Missouri Offers a Model for Fixing Troubled Juvenile Prisons
USA Today recently reported on New York State’s troubled juvenile prisons, and on problems more generally with the juvenile justice system nationwide. The article notes that Missouri’s innovative juvenile justice system could offer a model for states hoping to implement less punitive, more rehabilitative programs for juvenile offenders:
Since 2000, the Justice Department has conducted at least 11 investigations into juvenile facilities in states including California, Indiana, Ohio, Maryland and Oklahoma. Its findings illustrate that the same problems persist: overreliance on physical restraint and insufficient mental health services.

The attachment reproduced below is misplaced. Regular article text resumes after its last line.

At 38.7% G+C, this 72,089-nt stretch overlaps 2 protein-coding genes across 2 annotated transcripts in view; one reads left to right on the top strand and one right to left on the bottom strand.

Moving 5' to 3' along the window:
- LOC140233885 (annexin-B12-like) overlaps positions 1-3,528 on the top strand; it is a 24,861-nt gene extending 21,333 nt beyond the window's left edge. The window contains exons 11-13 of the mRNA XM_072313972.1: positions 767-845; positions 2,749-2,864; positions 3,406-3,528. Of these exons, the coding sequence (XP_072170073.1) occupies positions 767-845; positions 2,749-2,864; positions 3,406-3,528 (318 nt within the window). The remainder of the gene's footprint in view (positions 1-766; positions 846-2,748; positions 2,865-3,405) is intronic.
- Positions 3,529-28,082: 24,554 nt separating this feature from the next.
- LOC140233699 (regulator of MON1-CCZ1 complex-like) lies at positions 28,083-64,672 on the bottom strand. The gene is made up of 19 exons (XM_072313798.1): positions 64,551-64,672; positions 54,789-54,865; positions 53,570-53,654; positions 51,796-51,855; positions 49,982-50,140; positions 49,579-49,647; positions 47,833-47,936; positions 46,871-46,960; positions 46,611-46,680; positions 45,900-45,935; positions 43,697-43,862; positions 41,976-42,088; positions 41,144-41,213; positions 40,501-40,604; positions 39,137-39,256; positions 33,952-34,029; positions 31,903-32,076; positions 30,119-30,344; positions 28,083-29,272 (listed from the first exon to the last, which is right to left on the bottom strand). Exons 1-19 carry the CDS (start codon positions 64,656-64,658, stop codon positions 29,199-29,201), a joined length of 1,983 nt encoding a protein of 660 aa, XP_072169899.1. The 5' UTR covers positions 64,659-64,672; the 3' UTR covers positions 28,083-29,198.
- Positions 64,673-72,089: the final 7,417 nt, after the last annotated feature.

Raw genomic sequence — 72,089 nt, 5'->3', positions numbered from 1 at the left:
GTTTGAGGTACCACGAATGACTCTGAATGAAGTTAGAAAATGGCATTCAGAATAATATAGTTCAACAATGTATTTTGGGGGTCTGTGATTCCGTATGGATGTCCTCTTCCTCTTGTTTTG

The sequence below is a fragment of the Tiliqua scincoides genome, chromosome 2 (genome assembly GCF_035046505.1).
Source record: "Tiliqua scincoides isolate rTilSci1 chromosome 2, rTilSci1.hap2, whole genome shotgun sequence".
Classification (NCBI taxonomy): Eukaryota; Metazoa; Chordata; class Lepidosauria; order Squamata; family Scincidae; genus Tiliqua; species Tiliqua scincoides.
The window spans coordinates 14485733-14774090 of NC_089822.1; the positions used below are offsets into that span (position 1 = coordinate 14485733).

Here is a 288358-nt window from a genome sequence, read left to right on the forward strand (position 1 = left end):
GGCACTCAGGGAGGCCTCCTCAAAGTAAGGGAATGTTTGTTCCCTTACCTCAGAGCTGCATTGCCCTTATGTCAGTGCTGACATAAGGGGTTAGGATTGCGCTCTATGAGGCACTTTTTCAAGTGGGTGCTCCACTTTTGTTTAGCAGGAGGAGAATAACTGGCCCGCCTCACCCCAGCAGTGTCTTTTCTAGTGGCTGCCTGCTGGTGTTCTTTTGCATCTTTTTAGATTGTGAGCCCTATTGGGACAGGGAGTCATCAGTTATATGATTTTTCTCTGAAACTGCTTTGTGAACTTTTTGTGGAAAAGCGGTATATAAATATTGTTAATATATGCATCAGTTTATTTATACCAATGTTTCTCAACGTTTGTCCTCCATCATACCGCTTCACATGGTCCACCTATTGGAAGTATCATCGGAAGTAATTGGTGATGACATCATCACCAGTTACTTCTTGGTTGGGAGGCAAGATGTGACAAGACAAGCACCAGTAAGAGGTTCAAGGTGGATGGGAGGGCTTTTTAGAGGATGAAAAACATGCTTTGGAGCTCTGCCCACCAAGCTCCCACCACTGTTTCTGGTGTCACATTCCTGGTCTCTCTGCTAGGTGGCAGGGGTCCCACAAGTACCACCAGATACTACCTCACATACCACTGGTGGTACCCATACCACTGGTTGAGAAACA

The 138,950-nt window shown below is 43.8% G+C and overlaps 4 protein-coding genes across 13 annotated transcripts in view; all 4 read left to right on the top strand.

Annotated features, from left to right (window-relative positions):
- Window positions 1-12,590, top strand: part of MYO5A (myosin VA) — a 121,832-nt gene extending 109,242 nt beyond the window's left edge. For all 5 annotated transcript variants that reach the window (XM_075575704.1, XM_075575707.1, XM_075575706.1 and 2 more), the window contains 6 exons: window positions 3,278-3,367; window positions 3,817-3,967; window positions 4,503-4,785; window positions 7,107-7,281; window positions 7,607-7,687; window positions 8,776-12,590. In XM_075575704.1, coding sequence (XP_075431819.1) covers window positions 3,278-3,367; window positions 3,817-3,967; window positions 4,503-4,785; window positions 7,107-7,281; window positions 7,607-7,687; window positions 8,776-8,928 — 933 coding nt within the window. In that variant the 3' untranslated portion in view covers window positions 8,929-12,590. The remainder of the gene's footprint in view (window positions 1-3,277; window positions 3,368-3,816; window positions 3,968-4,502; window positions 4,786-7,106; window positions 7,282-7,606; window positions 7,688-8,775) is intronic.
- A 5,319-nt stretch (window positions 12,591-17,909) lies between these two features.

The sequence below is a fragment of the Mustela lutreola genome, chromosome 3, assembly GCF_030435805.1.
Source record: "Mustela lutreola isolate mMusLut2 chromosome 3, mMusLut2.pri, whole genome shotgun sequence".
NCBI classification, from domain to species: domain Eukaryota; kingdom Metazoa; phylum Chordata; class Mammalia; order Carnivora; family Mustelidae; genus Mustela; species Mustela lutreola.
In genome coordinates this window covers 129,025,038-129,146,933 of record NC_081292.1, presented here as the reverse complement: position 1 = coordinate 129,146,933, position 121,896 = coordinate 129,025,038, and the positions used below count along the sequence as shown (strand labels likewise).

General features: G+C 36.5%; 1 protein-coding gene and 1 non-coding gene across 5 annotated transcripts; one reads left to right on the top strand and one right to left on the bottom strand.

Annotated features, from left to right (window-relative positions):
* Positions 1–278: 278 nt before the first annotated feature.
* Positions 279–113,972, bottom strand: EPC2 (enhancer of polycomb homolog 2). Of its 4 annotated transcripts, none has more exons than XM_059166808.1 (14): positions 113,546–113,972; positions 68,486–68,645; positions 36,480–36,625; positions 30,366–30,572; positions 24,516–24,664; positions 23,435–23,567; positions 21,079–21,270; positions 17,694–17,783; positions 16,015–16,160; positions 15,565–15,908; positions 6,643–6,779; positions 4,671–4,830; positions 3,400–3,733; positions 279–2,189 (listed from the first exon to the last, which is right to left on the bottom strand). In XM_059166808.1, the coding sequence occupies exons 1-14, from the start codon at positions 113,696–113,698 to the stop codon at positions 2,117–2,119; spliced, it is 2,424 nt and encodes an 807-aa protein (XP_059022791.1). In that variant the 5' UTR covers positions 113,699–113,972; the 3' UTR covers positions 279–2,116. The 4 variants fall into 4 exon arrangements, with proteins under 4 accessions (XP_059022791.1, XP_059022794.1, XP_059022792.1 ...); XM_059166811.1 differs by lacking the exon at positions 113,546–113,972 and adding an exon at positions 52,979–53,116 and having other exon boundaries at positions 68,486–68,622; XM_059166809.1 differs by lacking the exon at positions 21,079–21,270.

Other states that have come under federal investigation, including Louisiana, have adopted practices pioneered in Missouri. There, the juvenile system converted to small facilities more like treatment centers than prisons, focused on counseling and stopped the use of restraints. Only 8.6% of youths released from custody are recommitted within three years, the Missouri Department of Youth Services says. In New York, the figure is 45%, the [New York juvenile justice] task force [appointed by Gov. David Paterson] says.
“In looking at the national picture, the old model is under serious change,” [head of New York task force Jeremy] Travis says. “You have places like New York saying, we want to follow (Missouri’s) lead and recognizing we’re very much stuck in an old corrective punitive model.”